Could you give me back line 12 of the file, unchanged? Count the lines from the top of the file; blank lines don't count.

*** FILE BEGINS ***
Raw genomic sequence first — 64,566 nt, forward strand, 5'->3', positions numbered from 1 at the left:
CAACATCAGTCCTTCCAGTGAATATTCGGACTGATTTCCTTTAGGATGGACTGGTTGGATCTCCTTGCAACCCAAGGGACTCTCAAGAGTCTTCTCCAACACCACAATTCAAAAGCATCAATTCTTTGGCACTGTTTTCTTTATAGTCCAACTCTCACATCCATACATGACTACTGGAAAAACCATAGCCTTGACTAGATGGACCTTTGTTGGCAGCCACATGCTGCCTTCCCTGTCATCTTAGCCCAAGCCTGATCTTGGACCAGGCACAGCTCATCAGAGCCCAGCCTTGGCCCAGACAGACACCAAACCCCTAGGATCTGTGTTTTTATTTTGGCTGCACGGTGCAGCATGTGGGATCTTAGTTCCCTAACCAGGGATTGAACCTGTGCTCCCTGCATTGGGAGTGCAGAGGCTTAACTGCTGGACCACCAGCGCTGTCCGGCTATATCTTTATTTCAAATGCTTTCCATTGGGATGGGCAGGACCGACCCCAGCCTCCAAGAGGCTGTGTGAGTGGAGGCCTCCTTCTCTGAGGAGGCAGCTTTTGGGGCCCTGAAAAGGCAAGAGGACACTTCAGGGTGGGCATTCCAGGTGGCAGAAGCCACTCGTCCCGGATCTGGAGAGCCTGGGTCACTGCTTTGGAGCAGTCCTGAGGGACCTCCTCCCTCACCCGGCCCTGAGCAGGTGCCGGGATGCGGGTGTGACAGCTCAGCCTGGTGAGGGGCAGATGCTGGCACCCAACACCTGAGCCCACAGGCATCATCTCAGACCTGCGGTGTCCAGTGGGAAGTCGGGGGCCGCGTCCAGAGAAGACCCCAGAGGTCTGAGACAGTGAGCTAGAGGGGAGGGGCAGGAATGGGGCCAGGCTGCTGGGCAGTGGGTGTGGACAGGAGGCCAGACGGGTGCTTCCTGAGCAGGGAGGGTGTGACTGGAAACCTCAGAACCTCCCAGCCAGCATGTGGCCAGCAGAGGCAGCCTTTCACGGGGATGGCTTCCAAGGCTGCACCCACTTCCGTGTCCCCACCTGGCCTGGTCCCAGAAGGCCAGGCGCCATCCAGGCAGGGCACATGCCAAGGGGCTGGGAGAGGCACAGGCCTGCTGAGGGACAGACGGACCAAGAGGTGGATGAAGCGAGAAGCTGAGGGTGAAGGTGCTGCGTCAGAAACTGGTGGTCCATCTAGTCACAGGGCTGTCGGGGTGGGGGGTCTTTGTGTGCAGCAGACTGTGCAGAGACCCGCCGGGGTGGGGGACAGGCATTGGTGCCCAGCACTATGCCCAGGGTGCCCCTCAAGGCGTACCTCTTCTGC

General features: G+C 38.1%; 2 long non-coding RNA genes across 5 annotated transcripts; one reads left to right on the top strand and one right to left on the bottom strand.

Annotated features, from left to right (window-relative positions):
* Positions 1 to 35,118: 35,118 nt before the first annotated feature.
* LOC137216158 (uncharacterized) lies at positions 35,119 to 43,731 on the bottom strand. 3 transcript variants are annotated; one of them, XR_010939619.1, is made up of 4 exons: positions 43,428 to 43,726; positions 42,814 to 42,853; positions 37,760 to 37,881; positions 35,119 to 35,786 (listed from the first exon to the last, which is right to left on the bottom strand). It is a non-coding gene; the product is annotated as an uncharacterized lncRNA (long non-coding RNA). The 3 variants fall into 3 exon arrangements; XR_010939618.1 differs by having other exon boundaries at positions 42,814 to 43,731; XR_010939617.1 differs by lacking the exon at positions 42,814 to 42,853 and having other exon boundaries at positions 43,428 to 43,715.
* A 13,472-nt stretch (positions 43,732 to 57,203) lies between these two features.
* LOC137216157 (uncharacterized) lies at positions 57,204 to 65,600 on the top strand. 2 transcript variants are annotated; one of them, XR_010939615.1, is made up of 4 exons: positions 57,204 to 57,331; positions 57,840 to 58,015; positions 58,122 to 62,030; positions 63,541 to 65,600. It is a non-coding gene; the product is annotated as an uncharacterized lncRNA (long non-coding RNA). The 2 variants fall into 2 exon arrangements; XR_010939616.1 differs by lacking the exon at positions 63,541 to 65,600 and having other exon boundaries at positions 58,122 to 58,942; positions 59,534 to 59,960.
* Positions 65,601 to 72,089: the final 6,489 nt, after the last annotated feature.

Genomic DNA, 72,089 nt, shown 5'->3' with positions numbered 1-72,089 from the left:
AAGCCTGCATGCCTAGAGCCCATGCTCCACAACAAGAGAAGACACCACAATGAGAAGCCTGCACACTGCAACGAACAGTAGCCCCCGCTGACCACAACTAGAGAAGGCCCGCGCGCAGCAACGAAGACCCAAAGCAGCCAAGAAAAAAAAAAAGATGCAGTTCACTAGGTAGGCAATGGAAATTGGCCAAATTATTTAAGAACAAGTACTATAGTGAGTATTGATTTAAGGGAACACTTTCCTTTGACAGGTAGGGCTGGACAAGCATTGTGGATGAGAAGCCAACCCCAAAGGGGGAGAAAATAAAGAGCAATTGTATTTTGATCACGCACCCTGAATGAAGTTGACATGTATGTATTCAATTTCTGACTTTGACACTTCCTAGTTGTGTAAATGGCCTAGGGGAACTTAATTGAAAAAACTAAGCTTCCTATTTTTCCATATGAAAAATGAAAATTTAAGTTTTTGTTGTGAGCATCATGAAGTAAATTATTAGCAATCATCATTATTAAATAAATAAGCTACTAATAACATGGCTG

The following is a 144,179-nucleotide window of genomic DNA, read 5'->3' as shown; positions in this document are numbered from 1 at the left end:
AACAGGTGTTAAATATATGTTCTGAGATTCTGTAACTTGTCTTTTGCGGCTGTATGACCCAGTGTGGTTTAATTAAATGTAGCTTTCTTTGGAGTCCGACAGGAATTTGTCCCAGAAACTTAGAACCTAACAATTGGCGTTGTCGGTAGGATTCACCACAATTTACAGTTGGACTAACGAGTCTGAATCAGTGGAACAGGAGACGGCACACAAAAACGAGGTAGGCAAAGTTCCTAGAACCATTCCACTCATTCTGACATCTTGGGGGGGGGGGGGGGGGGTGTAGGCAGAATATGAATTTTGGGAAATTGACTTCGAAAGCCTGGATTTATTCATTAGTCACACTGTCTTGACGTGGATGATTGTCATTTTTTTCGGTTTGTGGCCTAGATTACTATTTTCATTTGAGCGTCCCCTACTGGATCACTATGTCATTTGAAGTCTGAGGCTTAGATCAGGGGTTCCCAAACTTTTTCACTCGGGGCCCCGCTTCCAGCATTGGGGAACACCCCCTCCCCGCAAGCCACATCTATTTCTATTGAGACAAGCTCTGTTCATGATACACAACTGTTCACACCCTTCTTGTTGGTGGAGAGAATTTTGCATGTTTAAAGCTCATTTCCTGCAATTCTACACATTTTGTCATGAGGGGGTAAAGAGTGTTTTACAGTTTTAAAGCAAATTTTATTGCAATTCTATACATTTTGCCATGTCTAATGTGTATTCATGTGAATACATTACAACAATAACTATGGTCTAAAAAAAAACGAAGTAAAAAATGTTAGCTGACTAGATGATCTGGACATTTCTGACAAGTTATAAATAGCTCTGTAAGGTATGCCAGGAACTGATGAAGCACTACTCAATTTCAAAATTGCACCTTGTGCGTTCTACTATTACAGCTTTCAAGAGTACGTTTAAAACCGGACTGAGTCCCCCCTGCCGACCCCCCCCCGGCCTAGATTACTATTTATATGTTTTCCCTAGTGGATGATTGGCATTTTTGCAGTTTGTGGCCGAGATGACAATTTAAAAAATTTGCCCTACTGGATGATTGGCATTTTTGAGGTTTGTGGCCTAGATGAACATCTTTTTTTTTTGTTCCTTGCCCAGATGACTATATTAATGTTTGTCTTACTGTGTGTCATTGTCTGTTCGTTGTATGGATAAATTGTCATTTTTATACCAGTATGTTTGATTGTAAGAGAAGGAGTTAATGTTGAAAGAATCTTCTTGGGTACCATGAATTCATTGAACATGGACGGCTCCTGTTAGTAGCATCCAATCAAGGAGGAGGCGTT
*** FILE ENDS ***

The following is a 144,179-nucleotide window of genomic DNA, read 5'->3' as shown; positions in this document are numbered from 1 at the left end: